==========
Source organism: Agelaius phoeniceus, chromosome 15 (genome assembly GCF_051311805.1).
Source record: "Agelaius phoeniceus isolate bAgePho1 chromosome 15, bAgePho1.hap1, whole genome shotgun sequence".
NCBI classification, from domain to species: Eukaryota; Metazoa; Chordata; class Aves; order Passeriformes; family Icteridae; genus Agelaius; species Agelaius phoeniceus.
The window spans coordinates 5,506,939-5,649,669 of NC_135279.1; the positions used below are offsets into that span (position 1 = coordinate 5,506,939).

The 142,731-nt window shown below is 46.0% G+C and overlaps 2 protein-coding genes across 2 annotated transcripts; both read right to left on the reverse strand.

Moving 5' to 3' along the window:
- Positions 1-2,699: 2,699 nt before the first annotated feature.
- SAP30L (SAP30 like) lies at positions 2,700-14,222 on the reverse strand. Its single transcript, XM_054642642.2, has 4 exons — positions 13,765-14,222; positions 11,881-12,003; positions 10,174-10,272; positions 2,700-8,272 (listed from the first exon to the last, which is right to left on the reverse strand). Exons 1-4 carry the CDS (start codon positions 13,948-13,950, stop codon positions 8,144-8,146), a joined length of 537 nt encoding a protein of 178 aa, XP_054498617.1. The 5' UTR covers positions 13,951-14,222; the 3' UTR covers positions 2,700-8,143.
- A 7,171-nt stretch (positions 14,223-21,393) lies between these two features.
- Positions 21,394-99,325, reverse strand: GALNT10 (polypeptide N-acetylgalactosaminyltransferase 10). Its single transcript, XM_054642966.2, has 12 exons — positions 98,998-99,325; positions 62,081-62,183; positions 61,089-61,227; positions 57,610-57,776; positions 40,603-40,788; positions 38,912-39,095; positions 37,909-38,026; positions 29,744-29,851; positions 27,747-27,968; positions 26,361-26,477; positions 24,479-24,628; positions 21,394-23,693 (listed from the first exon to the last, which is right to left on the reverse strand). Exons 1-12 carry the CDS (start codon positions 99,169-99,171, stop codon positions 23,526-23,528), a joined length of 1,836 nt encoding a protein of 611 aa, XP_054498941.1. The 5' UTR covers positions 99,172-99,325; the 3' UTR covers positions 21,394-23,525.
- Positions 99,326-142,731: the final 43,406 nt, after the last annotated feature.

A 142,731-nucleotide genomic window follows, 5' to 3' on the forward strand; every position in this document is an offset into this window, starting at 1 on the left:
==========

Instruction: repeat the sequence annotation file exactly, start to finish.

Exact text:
Source organism: Agelaius phoeniceus, chromosome 15 (genome assembly GCF_051311805.1).
Source record: "Agelaius phoeniceus isolate bAgePho1 chromosome 15, bAgePho1.hap1, whole genome shotgun sequence".
NCBI classification, from domain to species: Eukaryota; Metazoa; Chordata; class Aves; order Passeriformes; family Icteridae; genus Agelaius; species Agelaius phoeniceus.
The window spans coordinates 5,506,939-5,649,669 of NC_135279.1; the positions used below are offsets into that span (position 1 = coordinate 5,506,939).

The 142,731-nt window shown below is 46.0% G+C and overlaps 2 protein-coding genes across 2 annotated transcripts; both read right to left on the reverse strand.

Moving 5' to 3' along the window:
- Positions 1-2,699: 2,699 nt before the first annotated feature.
- SAP30L (SAP30 like) lies at positions 2,700-14,222 on the reverse strand. Its single transcript, XM_054642642.2, has 4 exons — positions 13,765-14,222; positions 11,881-12,003; positions 10,174-10,272; positions 2,700-8,272 (listed from the first exon to the last, which is right to left on the reverse strand). Exons 1-4 carry the CDS (start codon positions 13,948-13,950, stop codon positions 8,144-8,146), a joined length of 537 nt encoding a protein of 178 aa, XP_054498617.1. The 5' UTR covers positions 13,951-14,222; the 3' UTR covers positions 2,700-8,143.
- A 7,171-nt stretch (positions 14,223-21,393) lies between these two features.
- Positions 21,394-99,325, reverse strand: GALNT10 (polypeptide N-acetylgalactosaminyltransferase 10). Its single transcript, XM_054642966.2, has 12 exons — positions 98,998-99,325; positions 62,081-62,183; positions 61,089-61,227; positions 57,610-57,776; positions 40,603-40,788; positions 38,912-39,095; positions 37,909-38,026; positions 29,744-29,851; positions 27,747-27,968; positions 26,361-26,477; positions 24,479-24,628; positions 21,394-23,693 (listed from the first exon to the last, which is right to left on the reverse strand). Exons 1-12 carry the CDS (start codon positions 99,169-99,171, stop codon positions 23,526-23,528), a joined length of 1,836 nt encoding a protein of 611 aa, XP_054498941.1. The 5' UTR covers positions 99,172-99,325; the 3' UTR covers positions 21,394-23,525.
- Positions 99,326-142,731: the final 43,406 nt, after the last annotated feature.

A 142,731-nucleotide genomic window follows, 5' to 3' on the forward strand; every position in this document is an offset into this window, starting at 1 on the left: